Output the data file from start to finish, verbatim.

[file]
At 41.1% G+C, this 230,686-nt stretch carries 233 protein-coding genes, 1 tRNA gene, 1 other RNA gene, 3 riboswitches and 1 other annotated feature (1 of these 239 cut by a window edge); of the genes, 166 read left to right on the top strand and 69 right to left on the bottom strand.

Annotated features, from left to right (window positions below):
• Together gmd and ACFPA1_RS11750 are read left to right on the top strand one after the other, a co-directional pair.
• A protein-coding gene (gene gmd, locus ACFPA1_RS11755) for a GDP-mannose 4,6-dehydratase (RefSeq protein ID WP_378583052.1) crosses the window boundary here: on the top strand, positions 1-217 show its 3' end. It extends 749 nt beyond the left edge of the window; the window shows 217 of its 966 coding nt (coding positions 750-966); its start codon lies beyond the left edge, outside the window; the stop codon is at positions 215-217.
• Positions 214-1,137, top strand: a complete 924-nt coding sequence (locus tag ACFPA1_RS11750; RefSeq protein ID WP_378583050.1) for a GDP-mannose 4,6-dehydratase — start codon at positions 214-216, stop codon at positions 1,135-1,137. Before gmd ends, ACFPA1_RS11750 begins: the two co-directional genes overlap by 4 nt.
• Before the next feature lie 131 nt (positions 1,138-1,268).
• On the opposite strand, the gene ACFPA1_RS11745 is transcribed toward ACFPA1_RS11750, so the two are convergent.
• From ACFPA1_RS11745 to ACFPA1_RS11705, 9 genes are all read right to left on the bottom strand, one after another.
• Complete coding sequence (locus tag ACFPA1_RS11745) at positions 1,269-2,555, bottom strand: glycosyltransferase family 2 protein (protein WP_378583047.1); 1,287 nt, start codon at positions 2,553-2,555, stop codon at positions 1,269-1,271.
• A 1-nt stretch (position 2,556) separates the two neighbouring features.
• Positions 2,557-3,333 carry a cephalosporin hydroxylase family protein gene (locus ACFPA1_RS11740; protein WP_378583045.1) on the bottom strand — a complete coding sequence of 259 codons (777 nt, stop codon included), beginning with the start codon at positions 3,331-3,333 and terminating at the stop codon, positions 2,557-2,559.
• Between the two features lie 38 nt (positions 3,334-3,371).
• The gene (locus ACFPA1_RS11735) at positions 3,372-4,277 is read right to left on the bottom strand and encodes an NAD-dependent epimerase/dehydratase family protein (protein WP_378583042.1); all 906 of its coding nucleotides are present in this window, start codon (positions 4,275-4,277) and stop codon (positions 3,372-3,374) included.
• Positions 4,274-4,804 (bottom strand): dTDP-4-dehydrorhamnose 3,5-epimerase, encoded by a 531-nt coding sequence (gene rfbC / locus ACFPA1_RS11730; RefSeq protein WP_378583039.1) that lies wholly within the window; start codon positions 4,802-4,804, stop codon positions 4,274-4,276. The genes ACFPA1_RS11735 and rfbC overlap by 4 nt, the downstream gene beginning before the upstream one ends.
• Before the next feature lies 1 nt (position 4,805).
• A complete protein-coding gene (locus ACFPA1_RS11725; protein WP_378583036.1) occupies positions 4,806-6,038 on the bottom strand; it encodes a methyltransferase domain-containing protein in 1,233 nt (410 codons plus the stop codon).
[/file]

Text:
At 41.1% G+C, this 230,686-nt stretch carries 233 protein-coding genes, 1 tRNA gene, 1 other RNA gene, 3 riboswitches and 1 other annotated feature (1 of these 239 cut by a window edge); of the genes, 166 read left to right on the top strand and 69 right to left on the bottom strand.

Annotated features, from left to right (window positions below):
• Together gmd and ACFPA1_RS11750 are read left to right on the top strand one after the other, a co-directional pair.
• A protein-coding gene (gene gmd, locus ACFPA1_RS11755) for a GDP-mannose 4,6-dehydratase (RefSeq protein ID WP_378583052.1) crosses the window boundary here: on the top strand, positions 1-217 show its 3' end. It extends 749 nt beyond the left edge of the window; the window shows 217 of its 966 coding nt (coding positions 750-966); its start codon lies beyond the left edge, outside the window; the stop codon is at positions 215-217.
• Positions 214-1,137, top strand: a complete 924-nt coding sequence (locus tag ACFPA1_RS11750; RefSeq protein ID WP_378583050.1) for a GDP-mannose 4,6-dehydratase — start codon at positions 214-216, stop codon at positions 1,135-1,137. Before gmd ends, ACFPA1_RS11750 begins: the two co-directional genes overlap by 4 nt.
• Before the next feature lie 131 nt (positions 1,138-1,268).
• On the opposite strand, the gene ACFPA1_RS11745 is transcribed toward ACFPA1_RS11750, so the two are convergent.
• From ACFPA1_RS11745 to ACFPA1_RS11705, 9 genes are all read right to left on the bottom strand, one after another.
• Complete coding sequence (locus tag ACFPA1_RS11745) at positions 1,269-2,555, bottom strand: glycosyltransferase family 2 protein (protein WP_378583047.1); 1,287 nt, start codon at positions 2,553-2,555, stop codon at positions 1,269-1,271.
• A 1-nt stretch (position 2,556) separates the two neighbouring features.
• Positions 2,557-3,333 carry a cephalosporin hydroxylase family protein gene (locus ACFPA1_RS11740; protein WP_378583045.1) on the bottom strand — a complete coding sequence of 259 codons (777 nt, stop codon included), beginning with the start codon at positions 3,331-3,333 and terminating at the stop codon, positions 2,557-2,559.
• Between the two features lie 38 nt (positions 3,334-3,371).
• The gene (locus ACFPA1_RS11735) at positions 3,372-4,277 is read right to left on the bottom strand and encodes an NAD-dependent epimerase/dehydratase family protein (protein WP_378583042.1); all 906 of its coding nucleotides are present in this window, start codon (positions 4,275-4,277) and stop codon (positions 3,372-3,374) included.
• Positions 4,274-4,804 (bottom strand): dTDP-4-dehydrorhamnose 3,5-epimerase, encoded by a 531-nt coding sequence (gene rfbC / locus ACFPA1_RS11730; RefSeq protein WP_378583039.1) that lies wholly within the window; start codon positions 4,802-4,804, stop codon positions 4,274-4,276. The genes ACFPA1_RS11735 and rfbC overlap by 4 nt, the downstream gene beginning before the upstream one ends.
• Before the next feature lies 1 nt (position 4,805).
• A complete protein-coding gene (locus ACFPA1_RS11725; protein WP_378583036.1) occupies positions 4,806-6,038 on the bottom strand; it encodes a methyltransferase domain-containing protein in 1,233 nt (410 codons plus the stop codon).